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Diet - liver disease

 

Definition

A person with liver disease must eat a special diet. This diet is protects the liver from working too hard and helps it to function as well as possible.

Function

Proteins normally help the body repair tissue. They also prevent fatty buildup and damage to the liver cells.

In people with severely damaged livers, proteins are not properly processed. Waste products may build up and affect the brain. Restricting the amount of protein in the diet can reduce the chance that toxic waste products will build up.

The body stores carbohydrates in the form of glycogen. Increasing carbohydrates in the diet helps preserve glycogen stores. People with liver disease may need to increase their intake of carbohydrates in proportion to protein.

Low blood count, nerve problems, and nutritional deficiencies that occur with liver disease may be treated with drugs and vitamin supplements.

Salt in the diet may worsen fluid buildup and swelling in the liver, because salt causes the body to retain water. Most people with severe liver disease must restrict the amount of sodium in their diet.

Food Sources

The liver is involved in the metabolism of all foods. Metabolism is the conversion of food into energy.

Changing the diet by increasing or decreasing proteins, carbohydrates, fats, and vitamins may further affect the function of the diseased liver, especially its protein and vitamin production.

Side Effects

Because liver disease can affect the absorption of food and the production of proteins and vitamins, your diet may influence your weight, appetite, and the amounts of vitamins in your body. Do not limit protein too much, because it can cause deficiencies of certain amino acids.

Recommendations

The dietary recommendations may vary, depending on how well your liver is working. It is very important to be under the care of a doctor, because malnutrition can lead to serious problems.

In general, recommendations for patients with severe liver disease may include:

  • Large amounts of carbohydrate foods. Carbohydrates should be the major source of calories in this diet.
  • Moderate intake of fat, as prescribed by the health care provider. The increased carbohydrates and fat help preserve the protein in the body and prevent protein breakdown.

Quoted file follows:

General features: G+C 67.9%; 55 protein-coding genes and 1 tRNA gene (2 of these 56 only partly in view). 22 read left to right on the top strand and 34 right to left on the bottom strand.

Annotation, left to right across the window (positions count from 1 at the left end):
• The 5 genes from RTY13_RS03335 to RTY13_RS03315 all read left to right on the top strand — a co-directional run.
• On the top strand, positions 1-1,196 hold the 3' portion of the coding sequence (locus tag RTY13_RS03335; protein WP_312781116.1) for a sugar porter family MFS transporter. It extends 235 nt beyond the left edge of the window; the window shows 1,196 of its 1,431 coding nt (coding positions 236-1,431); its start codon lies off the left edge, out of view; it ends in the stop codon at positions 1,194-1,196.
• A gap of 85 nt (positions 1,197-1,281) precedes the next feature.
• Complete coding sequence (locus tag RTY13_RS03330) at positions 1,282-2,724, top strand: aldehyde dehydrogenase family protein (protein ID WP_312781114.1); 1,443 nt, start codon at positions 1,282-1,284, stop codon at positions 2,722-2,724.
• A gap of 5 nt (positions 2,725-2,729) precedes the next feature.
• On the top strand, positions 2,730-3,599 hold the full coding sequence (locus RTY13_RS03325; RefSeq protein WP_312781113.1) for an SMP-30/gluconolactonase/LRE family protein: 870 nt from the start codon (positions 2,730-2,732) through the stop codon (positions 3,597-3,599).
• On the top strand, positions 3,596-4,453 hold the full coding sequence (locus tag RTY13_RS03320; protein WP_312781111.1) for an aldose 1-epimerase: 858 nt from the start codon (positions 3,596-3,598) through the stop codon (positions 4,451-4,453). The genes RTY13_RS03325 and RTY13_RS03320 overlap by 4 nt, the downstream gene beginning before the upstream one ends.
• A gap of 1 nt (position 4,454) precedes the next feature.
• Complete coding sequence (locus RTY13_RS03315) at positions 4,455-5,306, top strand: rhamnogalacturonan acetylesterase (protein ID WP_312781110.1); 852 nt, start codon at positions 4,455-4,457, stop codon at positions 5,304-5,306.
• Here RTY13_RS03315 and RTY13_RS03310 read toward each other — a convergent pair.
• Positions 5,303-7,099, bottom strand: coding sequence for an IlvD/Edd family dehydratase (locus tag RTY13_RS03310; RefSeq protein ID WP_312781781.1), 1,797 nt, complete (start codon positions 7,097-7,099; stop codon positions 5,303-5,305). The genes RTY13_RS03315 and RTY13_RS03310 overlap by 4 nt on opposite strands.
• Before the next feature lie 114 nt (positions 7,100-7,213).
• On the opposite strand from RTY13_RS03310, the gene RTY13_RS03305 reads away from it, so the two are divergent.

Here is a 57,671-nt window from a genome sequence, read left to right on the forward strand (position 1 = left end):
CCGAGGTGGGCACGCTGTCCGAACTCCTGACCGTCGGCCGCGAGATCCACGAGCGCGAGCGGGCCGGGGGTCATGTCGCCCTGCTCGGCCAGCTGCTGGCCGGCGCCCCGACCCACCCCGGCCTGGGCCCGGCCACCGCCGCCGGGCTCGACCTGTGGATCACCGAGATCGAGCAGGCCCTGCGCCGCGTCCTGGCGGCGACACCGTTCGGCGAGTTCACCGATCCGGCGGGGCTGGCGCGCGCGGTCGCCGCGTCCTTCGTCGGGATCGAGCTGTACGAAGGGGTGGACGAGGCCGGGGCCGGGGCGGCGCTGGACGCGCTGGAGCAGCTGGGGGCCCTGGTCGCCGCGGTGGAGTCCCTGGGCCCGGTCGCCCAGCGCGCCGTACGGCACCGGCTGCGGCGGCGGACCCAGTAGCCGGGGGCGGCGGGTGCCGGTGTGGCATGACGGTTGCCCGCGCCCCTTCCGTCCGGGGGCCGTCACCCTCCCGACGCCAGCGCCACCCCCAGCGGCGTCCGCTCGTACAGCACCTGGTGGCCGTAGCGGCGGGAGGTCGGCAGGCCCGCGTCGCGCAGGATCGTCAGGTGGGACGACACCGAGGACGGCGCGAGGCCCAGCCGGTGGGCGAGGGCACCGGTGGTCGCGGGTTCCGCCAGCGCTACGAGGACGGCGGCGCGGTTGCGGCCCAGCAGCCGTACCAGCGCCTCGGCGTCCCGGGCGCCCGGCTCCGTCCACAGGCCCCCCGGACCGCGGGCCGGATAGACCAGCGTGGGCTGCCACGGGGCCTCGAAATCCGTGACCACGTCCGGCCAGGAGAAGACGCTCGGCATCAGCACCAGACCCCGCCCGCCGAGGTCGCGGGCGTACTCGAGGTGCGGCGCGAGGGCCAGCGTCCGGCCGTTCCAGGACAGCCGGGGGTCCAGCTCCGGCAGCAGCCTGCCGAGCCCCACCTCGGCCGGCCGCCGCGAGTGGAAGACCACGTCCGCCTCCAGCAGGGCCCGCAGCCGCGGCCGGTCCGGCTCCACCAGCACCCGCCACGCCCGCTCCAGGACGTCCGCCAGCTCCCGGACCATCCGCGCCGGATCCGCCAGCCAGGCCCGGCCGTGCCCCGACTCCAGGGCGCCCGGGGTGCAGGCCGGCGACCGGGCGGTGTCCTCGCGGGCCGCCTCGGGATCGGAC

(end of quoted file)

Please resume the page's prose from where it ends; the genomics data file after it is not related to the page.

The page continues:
• About 1 gram of protein per kilogram of body weight. This means that a 154-pound (70-kilogram) man should eat 70 grams of protein per day. This does not include the protein from starchy foods and vegetables. A person with a severely damaged liver may need to eat less protein than this, and may even be limited to small quantities of special nutritional supplements. Avoid limiting protein too much, however, because it can lead to malnutrition.
  • Vitamin supplements, especially B-complex vitamins.
  • Limit sodium (typically 1 - 2 grams per day) if you are retaining fluid.

SAMPLE MENU

  • Breakfast
    • 1 orange
    • Cooked oatmeal with milk and sugar
    • 1 slice of whole-wheat toast
    • 2 teaspoons of margarine
    • Strawberry jam
    • Coffee or tea
  • Lunch
    • 4 ounces of cooked lean fish, poultry, or meat
    • A starch item (such as potatoes)
    • A cooked vegetable
    • Salad
    • 2 slices of whole-grain bread
    • 2 teaspoons of margarine
    • 1 tablespoon of jelly
    • Fresh fruit
    • Milk
  • Mid-afternoon snack
    • Milk with graham crackers
  • Dinner
    • 4 ounces of cooked fish, poultry, or meat
    • Starch item (such as potatoes)
    • A cooked vegetable
    • Salad
    • 2 whole-grain rolls
    • 2 tablespoons of margarine
    • Fresh fruit or dessert
    • 8 ounces of milk
  • Evening snack
    • Glass of milk or piece of fruit

Usually, there are no cautions against specific foods.

If you have questions about your diet or symptoms, contact your doctor.

References

DeLegge MH. Nutrition in gastrointestinal diseases. In: Feldman M, Friedman LS, Brandt LJ, eds. Sleisenger & Fordtran's Gastrointestinal and Liver Disease. 8th ed. Philadelphia, Pa: Saunders Elsevier; 2006: chap 16.


Review Date: 4/23/2009
Reviewed By: David C. Dugdale, III, MD, Professor of Medicine, Division of General Medicine, Department of Medicine, University of Washington School of Medicine; and George F. Longstreth, MD, Department of Gastroenterology, Kaiser Permanente Medical Care Program, San Diego, California. Also reviewed by David Zieve, MD, MHA, Medical Director, A.D.A.M., Inc.
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